Major League Baseball players don't have to accept Commissioner Bud Selig's recent suggestion of a stricter antidoping policy. But they should.
According to its contract, the players' union is under no obligation to change its rules until December 2008. But the current rules, which just took effect in March, are as soft as cotton candy.
Mr. Selig knows that. Members of Congress, who are considering a law to legislate uniform drug testing in pro sports, know it. Baseball fans know it. And in their heart of hearts, the players must, too.
For the first time, players this year face limited automatic suspension for steroid use. But the policy's a single, when it should be a homer. If a player tests positive, he's slapped with a mere 10-day ban. He then gets a slew of second chances: With further offenses, the suspension increases to 30 days, then 60, then a year, and on the fifth abuse, the commissioner can impose a ban of his choice.
Selig wants to institute much tougher penalties: a 50-game ban for the first offense; then it's 100 games. Third time, you're out for life. He also seeks to ban amphetamines and increase random testing.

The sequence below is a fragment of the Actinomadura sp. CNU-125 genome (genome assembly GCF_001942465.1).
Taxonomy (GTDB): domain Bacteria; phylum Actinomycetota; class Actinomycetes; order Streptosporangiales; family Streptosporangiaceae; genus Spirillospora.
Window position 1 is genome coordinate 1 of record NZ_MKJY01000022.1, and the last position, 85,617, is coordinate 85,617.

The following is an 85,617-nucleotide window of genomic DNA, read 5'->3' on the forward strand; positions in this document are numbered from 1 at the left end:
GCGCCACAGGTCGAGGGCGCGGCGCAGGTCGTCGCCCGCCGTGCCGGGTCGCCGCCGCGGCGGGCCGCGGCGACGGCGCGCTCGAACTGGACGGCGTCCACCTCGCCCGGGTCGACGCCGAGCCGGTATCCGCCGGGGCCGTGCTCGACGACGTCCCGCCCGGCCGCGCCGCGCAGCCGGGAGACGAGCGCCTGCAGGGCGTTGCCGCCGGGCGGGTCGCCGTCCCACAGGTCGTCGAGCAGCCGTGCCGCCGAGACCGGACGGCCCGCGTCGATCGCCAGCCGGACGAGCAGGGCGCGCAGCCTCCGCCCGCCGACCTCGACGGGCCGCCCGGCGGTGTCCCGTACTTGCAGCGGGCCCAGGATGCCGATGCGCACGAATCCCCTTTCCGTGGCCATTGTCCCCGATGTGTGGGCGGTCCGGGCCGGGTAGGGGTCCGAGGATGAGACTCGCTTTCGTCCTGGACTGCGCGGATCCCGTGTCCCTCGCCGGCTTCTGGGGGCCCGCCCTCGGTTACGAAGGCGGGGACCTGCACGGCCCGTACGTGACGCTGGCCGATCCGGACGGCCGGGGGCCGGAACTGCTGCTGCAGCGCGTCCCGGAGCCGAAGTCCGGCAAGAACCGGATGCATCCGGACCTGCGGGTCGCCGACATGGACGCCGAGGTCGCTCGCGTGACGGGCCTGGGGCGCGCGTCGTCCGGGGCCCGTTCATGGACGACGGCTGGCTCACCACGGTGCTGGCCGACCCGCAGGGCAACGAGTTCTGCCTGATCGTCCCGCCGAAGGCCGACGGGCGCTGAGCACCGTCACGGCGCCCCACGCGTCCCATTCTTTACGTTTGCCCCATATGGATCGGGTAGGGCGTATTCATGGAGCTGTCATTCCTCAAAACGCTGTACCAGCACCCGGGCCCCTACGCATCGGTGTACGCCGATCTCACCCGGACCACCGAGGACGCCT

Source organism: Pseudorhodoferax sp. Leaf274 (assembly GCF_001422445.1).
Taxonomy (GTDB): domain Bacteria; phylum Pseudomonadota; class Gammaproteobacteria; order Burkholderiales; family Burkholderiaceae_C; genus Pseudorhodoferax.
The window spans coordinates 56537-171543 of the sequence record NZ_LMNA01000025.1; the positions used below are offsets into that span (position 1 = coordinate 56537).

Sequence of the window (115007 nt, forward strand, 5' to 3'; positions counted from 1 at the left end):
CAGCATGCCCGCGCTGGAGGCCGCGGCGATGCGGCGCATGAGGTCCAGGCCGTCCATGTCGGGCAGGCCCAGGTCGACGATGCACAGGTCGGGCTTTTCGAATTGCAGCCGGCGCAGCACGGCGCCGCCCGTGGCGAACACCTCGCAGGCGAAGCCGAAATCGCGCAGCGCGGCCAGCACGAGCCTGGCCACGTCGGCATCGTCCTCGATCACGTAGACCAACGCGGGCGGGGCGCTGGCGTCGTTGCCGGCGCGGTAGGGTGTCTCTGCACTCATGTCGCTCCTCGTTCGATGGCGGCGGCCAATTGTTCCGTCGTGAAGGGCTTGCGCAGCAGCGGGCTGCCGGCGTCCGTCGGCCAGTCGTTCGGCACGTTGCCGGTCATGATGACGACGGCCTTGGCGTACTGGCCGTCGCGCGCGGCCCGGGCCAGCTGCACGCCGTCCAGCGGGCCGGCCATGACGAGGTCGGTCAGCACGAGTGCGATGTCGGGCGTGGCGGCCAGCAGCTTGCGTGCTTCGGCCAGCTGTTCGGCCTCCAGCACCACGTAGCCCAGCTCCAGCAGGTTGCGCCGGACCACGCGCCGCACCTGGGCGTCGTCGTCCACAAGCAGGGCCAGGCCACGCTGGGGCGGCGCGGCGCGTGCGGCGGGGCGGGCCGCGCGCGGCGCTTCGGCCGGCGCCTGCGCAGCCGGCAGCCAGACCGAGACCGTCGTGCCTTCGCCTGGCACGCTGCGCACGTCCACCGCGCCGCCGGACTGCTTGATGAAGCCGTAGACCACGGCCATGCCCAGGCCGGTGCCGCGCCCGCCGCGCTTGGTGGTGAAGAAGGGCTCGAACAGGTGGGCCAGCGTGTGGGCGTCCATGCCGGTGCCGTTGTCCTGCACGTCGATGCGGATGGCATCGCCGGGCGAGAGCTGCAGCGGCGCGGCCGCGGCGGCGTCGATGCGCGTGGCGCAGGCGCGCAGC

Drug-enhanced sport ruins the integrity of the game, sets users against non-users, and tells kids it's OK to cheat. It's such a serious issue that Congress is looking at doping in more than a half-dozen sports.
"There oughta be a law," is an oft-heard cry, but in this case, there already is one. It's illegal to use most steroids without a prescription.
Still, the threat of a new law is having a positive effect. Just before appearing before Congress last week, the NFL announced it will triple off-season drug tests. And the Selig move comes just six weeks after baseball's testy hearings.
Technically, the players don't have to heed Selig. But they may some day have to heed Congress. Why invite the long arm of government into sport, when they can do the right thing now?